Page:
The formerly nearly ubiquitous John L. Allen, Jr. has an outstanding interview with the great Francis Card. Arinze, 82 year old Cardinal Bishop of Velletri-Segni and quondam Prefect of Divine Worship. Allen dubs His Eminence as Africa’s Lion in Winter.
You should read the whole thing, but here are a couple samples. Note the Cardinal’s unhesitating clarity.
You are convinced it’s not possible to invite divorced and civilly remarried Catholics to Communion?
That is correct, in the sense that Christ has said, “What God has joined, let no man put asunder,” and the Catholic Church traditionally has interpreted it to mean that a consummated marriage sanctified by the sacrament cannot be broken by any authority.
Including the authority of the Church?
Yes, not even the authority of the Church can break it. That being so, if a man leaves a woman or asks her to go away, or she does the same, and they get a fresh partner, that can’t be approved. Christ has one word for a person who does that: “Adultery.” We cannot improve on what Christ has said. We cannot be wiser than him, or say that “there is a circumstance he did not foresee.” We cannot be more merciful than Christ.
We must look for a way to help the divorced who are remarried, [but] we don’t help them by saying, “Come and receive Holy Communion.”
The Eucharist is not something we possess, and we can give to our friends and those with whom we sympathize …. The idea of sin is not something new invented by modern conservative people in the Church. It is Christ himself who called it a sin, and he used that word “adultery.” He knows what he’s talking about. Without departing from Christ, how can we backpedal?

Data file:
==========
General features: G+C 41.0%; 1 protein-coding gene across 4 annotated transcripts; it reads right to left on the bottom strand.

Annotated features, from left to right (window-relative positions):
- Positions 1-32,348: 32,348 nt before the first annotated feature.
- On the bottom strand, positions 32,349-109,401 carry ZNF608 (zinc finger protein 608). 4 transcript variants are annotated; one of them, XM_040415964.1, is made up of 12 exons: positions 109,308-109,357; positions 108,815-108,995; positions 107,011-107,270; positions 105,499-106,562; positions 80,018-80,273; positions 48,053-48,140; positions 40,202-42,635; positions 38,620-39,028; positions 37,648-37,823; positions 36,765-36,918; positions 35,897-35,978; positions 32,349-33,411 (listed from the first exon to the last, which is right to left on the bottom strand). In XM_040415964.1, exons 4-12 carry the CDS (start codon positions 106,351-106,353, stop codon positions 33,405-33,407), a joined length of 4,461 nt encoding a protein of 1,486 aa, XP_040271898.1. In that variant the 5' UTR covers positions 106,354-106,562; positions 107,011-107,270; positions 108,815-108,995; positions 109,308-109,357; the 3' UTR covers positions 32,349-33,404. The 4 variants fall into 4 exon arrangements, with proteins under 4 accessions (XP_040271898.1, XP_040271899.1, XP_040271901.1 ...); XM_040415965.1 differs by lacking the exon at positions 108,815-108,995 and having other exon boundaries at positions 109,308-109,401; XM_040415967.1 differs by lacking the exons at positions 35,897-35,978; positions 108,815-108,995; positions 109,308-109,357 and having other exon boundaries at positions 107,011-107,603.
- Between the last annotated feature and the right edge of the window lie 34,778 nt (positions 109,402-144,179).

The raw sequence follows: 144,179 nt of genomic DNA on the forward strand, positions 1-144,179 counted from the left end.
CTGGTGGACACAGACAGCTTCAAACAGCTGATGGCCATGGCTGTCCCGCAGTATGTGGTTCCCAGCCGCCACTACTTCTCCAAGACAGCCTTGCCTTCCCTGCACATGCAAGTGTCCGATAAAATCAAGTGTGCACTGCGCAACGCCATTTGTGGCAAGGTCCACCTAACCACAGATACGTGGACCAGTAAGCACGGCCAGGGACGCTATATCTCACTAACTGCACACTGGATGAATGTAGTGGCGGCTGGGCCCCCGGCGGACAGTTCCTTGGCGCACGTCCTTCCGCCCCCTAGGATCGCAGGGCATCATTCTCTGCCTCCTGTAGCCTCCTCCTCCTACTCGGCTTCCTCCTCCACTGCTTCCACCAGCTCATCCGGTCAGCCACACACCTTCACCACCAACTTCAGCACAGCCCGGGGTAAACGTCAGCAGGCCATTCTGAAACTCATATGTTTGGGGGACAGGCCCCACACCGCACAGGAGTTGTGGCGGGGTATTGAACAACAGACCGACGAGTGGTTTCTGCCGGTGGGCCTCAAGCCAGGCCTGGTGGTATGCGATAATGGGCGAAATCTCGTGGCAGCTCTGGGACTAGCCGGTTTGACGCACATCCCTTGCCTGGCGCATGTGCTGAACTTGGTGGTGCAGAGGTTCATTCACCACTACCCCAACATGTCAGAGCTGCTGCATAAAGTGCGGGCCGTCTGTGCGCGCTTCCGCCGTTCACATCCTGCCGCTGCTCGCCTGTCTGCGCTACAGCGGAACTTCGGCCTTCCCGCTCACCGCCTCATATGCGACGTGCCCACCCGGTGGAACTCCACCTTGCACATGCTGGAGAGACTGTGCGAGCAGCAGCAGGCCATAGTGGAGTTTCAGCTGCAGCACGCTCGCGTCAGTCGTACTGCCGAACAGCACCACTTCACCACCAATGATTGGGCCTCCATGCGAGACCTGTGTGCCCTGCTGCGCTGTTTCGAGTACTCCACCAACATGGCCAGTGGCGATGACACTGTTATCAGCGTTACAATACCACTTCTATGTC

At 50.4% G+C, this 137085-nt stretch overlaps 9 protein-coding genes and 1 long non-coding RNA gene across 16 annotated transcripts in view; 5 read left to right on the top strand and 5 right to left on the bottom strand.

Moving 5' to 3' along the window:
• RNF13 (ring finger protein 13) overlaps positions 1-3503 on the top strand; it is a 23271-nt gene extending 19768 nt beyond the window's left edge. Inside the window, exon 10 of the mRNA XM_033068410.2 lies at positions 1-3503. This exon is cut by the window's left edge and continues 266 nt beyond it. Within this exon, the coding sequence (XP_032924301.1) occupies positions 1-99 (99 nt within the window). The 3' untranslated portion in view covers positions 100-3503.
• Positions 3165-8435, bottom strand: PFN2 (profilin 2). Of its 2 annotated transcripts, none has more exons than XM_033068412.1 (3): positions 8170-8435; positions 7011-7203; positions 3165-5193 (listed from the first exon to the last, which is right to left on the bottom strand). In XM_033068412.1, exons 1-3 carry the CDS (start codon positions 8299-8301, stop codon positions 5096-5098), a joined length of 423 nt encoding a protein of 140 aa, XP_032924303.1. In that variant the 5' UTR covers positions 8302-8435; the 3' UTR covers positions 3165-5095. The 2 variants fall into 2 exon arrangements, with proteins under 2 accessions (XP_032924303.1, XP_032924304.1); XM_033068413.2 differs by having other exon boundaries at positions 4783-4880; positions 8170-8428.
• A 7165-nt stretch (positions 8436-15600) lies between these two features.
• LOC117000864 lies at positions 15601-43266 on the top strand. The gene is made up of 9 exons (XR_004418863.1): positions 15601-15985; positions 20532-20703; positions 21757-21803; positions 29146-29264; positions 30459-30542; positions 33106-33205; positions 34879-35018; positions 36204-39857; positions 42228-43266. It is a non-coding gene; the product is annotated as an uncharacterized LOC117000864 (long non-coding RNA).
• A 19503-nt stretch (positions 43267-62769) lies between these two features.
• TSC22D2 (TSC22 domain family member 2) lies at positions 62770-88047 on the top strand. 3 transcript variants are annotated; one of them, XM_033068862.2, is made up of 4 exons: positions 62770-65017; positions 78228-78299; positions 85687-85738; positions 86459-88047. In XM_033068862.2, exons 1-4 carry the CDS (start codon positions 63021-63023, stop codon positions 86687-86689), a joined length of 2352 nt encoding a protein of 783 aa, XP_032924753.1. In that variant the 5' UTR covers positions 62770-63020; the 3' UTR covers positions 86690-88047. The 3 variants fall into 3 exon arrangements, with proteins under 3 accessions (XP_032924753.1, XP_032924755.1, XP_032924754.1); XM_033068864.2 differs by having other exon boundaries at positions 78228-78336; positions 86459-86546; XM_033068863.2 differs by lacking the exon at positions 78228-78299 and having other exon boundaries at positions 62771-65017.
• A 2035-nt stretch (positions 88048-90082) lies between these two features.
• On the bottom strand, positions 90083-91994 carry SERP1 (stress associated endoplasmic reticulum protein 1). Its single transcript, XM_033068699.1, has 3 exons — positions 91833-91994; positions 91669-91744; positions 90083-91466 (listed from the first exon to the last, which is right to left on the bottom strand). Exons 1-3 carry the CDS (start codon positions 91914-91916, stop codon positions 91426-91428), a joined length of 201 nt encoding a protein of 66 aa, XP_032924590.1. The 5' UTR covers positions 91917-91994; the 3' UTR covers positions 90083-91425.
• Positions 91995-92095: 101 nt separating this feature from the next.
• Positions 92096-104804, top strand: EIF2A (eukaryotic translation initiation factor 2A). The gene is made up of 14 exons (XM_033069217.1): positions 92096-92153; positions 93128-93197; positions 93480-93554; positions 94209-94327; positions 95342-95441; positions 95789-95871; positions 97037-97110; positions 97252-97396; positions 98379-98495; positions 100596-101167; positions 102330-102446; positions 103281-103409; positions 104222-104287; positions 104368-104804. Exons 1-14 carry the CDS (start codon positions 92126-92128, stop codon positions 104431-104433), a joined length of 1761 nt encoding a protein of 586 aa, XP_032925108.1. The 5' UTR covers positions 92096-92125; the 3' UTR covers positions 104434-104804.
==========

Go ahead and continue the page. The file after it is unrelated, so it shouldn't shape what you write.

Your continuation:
Remember, only God will conduct the last judgment, not us, not even half a dozen cardinals from the Vatican. God will judge each person’s circumstances, but objectively we cannot approve [divorce and remarriage].
There has been conversation in the synod about a finding a “new language,” especially on homosexuality, meaning something that’s more inclusive and welcoming. How does that look from the African perspective?
I would be suspicious, because I would wonder what type of new language you want. Shouldn’t we call things by their name, calling good “good” and evil “evil”? We don’t condemn the person, but we don’t approve the action.
One of the duties of bishops is to teach, and it is very important that the Gospel be undiluted, without adding salt or pepper, but without subtracting them, either. The message is not ours. Christ’s message must shine clearly on what marriage is. If two men come together for business purposes, we’re not worried about that. But if they begin to call it marriage, don’t you see that it’s not all right anymore?
[NB: And now what I think is out Nightmare Scenario, one of the worst of possible products of this Synod…] Some at the synod have talked about allowing decisions on the divorced and remarried or on homosexuality to be decentralized, made at the level of regional or national bishops’ conferences or by individual bishops. How do you feel about that?
Are you going to tell me that we can have a national bishops’ conference in one country that would approve something which, in another conference, would be seen as sin? Is sin going to change according to national borders? We’d become national churches. Have there not been other religious affiliations in the world that came dangerously near to that?
National bishops’ conferences are important and should have a clear role, [a very limited role, perhaps] but I don’t think it should include these areas. It looks dangerously like nationalizing right and wrong.
There’s quite a bit more.